While staying at Harris Neck we helped with a project doing inventory of all refuge signs. We had the opportunity to continue this project on another refuge nearby, Blackbeard Island NWR. We were driven around in a UTV by a volunteer named Mike through the dense live oak forest featuring Palmettos and Spanish Moss. Historically this island was used during a Yellow Fever outbreak as a place for the sick to recover while remaining quarantined. The only remaining structure from that time is the crematorium located on the northern tip of the island. Experienced refuge maintenance man, Daryl, regaled the storm that separated the southern tip of the island from the rest and created Blackbeard Island II. He shared with us his knowledge of the ever-changing dunes and sandbars, as well as his expertise in recognizing tides and currents for navigating the dynamic waters.
Here we’ve met some of the nicest people on our trip. On our first day we were invited to dinner by two bird and butterfly observers. They served crab cakes made from blue crabs caught earlier that season from the river behind their home. On Memorial Day, our last day of sampling, a group of visitors from Jacksonville, Florida invited us to join their barbecue and low country boil. The hospitality we received in Georgia was overwhelmingly gracious and we are thankful to have met such kind and generous people. A favorite establishment of ours that embodied southern hospitality was the Old School Diner, where portions are extreme, the food is unparalleled, and chef Jerome refers to everyone as family (even transients like us).
Off-refuge adventures included day trips to Savannah, Amelia Island, and Jekyll Island. In Savannah we toured the temple of the oldest southern Jewish congregation (third oldest in the country) as well as the Cathedral of St. John the Baptist. Afterward, we moseyed along River Street and into several shops and galleries. For Amelia’s birthday, we rode bikes around Amelia Island, spent time at the beach, and went out to dinner at a lovely patio restaurant. On Jekyll Island, after wading in the suspiciously muddy ocean and climbing trees on Driftwood Beach, we walked around the area where wealthy Industrial Era families built magnificent beach cottages with stunning views of the bay and sunset.
These three refuges forged our understanding of the ecosystems and culture of the deep south. We have tasted food and visited art galleries that have all been influenced by the surrounding ecosystems. In the coming weeks we will keep exploring the south and contrast our experiences with our final refuge up north.
Today ACE is celebrating the achievements of ACE/EPIC Fellow, Porsha Ra’Chelle Dossie. Porsha is an emerging public historian from Miami, Florida specializing in black history, urban studies, and the postwar era.
She is currently serving at the National Park Service, Park History Program in Washington, D.C., serving as the lead program assistant for the African American Civil Rights Network (AACRN), a national network charged with engaging the public in the rich history of the Civil Rights Movement through historical sites.
Porsha was recently awarded the National Council on Public History’s New Professional Award. She was also just awarded the Governor LeRoy Collins Award for Best Post-Graduate Thesis from the Florida Historical Society.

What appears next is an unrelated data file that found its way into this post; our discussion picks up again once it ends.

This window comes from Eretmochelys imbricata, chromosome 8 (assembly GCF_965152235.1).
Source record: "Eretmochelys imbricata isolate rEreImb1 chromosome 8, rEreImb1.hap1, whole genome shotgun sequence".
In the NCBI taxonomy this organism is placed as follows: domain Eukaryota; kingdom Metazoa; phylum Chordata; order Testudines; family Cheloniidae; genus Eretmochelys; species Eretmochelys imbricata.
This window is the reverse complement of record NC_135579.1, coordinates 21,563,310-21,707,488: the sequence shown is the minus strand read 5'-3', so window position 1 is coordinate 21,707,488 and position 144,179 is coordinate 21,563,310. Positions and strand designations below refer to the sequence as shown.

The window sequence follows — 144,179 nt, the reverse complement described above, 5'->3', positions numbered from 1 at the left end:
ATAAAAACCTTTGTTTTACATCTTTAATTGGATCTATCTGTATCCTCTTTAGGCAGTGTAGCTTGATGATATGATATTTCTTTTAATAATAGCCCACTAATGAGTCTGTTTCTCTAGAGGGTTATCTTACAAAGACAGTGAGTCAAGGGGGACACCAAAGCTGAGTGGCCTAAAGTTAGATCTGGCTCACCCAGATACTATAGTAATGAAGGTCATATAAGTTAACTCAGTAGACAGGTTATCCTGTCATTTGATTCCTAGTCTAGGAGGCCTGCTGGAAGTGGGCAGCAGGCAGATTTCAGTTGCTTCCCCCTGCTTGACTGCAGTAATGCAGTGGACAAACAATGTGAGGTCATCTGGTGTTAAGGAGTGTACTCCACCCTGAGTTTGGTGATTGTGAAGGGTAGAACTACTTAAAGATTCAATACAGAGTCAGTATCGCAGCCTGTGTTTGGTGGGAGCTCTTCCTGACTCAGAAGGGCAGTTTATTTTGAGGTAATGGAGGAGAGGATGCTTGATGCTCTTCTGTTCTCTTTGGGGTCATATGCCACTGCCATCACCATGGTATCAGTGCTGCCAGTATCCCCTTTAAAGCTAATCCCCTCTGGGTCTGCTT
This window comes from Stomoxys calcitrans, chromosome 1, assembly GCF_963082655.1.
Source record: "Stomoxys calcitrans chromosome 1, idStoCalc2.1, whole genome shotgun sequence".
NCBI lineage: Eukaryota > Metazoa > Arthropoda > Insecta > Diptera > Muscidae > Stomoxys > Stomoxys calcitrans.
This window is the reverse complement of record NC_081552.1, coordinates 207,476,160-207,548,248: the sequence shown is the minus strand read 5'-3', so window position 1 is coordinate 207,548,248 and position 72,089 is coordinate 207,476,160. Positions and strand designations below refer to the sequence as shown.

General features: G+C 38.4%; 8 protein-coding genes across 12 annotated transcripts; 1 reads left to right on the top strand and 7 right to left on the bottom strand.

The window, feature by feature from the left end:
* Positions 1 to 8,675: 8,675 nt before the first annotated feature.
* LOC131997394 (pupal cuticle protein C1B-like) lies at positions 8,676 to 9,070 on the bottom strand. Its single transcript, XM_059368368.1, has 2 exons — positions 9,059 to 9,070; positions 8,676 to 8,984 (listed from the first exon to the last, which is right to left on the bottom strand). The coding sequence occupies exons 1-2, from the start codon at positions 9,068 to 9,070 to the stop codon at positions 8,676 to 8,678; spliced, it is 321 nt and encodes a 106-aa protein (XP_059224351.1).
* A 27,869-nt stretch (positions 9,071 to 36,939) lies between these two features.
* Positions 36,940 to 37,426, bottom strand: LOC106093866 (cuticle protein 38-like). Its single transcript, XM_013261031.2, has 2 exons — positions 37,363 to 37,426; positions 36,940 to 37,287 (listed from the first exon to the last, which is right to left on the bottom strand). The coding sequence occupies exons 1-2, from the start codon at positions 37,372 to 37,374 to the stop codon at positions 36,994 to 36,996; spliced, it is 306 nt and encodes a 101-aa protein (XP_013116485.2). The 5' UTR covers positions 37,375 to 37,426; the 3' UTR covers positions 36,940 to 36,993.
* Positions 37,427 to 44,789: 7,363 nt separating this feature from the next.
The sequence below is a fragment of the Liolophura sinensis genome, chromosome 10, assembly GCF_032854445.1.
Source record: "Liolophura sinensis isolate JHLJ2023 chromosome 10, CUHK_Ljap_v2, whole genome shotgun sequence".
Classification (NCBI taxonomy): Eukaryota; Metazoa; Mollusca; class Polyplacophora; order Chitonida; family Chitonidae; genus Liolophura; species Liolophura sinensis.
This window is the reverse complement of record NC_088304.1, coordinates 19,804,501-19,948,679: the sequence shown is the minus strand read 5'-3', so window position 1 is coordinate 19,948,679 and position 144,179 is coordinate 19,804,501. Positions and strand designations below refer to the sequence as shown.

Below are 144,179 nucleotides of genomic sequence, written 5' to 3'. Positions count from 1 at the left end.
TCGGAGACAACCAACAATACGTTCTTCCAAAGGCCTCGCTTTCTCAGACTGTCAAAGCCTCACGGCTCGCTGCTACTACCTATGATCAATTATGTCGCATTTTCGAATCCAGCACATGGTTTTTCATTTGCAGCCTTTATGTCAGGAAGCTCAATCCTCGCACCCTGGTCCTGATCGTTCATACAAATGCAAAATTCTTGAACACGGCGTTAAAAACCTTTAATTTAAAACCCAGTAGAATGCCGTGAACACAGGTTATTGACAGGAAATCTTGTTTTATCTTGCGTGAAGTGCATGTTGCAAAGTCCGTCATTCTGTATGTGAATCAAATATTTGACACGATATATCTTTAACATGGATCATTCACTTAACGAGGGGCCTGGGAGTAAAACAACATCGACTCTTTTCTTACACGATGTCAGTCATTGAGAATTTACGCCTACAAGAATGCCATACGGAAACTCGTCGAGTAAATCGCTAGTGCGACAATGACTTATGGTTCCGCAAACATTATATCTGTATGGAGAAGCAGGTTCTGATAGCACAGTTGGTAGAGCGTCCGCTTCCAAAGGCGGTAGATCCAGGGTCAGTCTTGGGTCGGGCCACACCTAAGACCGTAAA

Porsha’s passion for representation and equity in our cultural institutions led her to the
Smithsonian’s National Museum of African American History and Culture in 2016 where
she was a Minority Awards Fellow in the Curatorial Affairs department. In January 2018
she joined the National Park Service as a National Council for Preservation Education Intern.
Porsha received her Bachelor of Arts degree in History (2014) and Master of Arts in Public History (2018) both at the University of Central Florida (UCF). Her scholarship, community service, and teaching practice have won her numerous accolades, including various grants, fellowships, and the Order of Pegasus, the University of Central Florida’s most prestigious student award.
Welcome to the first installment of the LaGoons blog! We are a two person team and we’ve set out as an ACE-EPIC field team from our headquarters in Fort Collins, Colorado to recruit visitors to participate in the National Wildlife Refuge Visitor Survey. Erin is a recent graduate of Delaware Valley University with a BS in Conservation and Wildlife Management, interested in helping create and manage public spaces that have a balance of thriving ecosystems and recreational opportunities. Thomas Kelly is also a recent graduate of Delaware Valley University who in the future hopes to focus on ecological field research of endangered primates and lemurs. As we travel around the country visiting various wildlife refuges, we hope to meet interesting people and help out on the refuges however we can.
Our first stop on our refuge tour was Wapanocca NWR in Turrell, Arkansas. This 5,484 acre refuge is an island of wooded wetland in a sea of agriculture. Once owned by the Wapanocca Outing Club for waterfowl hunting, the area is now a sanctuary for the water-loving birds migrating along the Mississippi flyway.
We were excited to see what birds were making the mid-south refuge their home. As always, there were great blue herons, mallards, Canada geese and backyard birds, but to our surprise and delight we saw many pairs of wood ducks looking for potential cavity nests in the trees. For the first time, we encountered (and instantly loved) dozens of American coots eating aquatic vegetation in the canals that run along the refuge roads. They may look like ducks at a glance, but look much more like chickens when they walk on land.